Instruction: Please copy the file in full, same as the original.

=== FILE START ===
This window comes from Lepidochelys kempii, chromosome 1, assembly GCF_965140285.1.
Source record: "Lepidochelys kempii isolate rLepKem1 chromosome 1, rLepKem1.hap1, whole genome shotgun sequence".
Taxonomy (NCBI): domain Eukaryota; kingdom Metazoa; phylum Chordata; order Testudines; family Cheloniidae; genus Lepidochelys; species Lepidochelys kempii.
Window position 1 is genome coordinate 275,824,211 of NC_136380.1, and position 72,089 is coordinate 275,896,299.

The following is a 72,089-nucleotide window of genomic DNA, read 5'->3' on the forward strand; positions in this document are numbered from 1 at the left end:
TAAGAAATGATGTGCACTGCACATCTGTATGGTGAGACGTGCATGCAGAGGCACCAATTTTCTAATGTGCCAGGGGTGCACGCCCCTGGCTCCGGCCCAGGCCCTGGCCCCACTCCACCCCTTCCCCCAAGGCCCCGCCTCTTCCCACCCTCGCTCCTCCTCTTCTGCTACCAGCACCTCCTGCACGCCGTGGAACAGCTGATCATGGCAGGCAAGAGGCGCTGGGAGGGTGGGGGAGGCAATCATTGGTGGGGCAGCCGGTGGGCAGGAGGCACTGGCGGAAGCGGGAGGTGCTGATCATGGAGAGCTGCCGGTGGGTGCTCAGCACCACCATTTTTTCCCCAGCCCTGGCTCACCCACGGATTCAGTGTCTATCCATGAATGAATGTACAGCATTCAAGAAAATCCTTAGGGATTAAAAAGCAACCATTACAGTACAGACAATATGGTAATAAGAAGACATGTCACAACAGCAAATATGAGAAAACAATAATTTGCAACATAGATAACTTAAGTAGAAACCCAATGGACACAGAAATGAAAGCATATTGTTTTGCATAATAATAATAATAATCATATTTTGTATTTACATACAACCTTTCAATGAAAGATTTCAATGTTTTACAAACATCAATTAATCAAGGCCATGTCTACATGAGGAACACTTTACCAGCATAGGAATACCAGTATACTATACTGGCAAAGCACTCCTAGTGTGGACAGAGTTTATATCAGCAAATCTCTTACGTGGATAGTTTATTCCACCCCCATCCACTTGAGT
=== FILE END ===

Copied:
This window comes from Lepidochelys kempii, chromosome 1, assembly GCF_965140285.1.
Source record: "Lepidochelys kempii isolate rLepKem1 chromosome 1, rLepKem1.hap1, whole genome shotgun sequence".
Taxonomy (NCBI): domain Eukaryota; kingdom Metazoa; phylum Chordata; order Testudines; family Cheloniidae; genus Lepidochelys; species Lepidochelys kempii.
Window position 1 is genome coordinate 275,824,211 of NC_136380.1, and position 72,089 is coordinate 275,896,299.

The following is a 72,089-nucleotide window of genomic DNA, read 5'->3' on the forward strand; positions in this document are numbered from 1 at the left end:
TAAGAAATGATGTGCACTGCACATCTGTATGGTGAGACGTGCATGCAGAGGCACCAATTTTCTAATGTGCCAGGGGTGCACGCCCCTGGCTCCGGCCCAGGCCCTGGCCCCACTCCACCCCTTCCCCCAAGGCCCCGCCTCTTCCCACCCTCGCTCCTCCTCTTCTGCTACCAGCACCTCCTGCACGCCGTGGAACAGCTGATCATGGCAGGCAAGAGGCGCTGGGAGGGTGGGGGAGGCAATCATTGGTGGGGCAGCCGGTGGGCAGGAGGCACTGGCGGAAGCGGGAGGTGCTGATCATGGAGAGCTGCCGGTGGGTGCTCAGCACCACCATTTTTTCCCCAGCCCTGGCTCACCCACGGATTCAGTGTCTATCCATGAATGAATGTACAGCATTCAAGAAAATCCTTAGGGATTAAAAAGCAACCATTACAGTACAGACAATATGGTAATAAGAAGACATGTCACAACAGCAAATATGAGAAAACAATAATTTGCAACATAGATAACTTAAGTAGAAACCCAATGGACACAGAAATGAAAGCATATTGTTTTGCATAATAATAATAATAATCATATTTTGTATTTACATACAACCTTTCAATGAAAGATTTCAATGTTTTACAAACATCAATTAATCAAGGCCATGTCTACATGAGGAACACTTTACCAGCATAGGAATACCAGTATACTATACTGGCAAAGCACTCCTAGTGTGGACAGAGTTTATATCAGCAAATCTCTTACGTGGATAGTTTATTCCACCCCCATCCACTTGAGT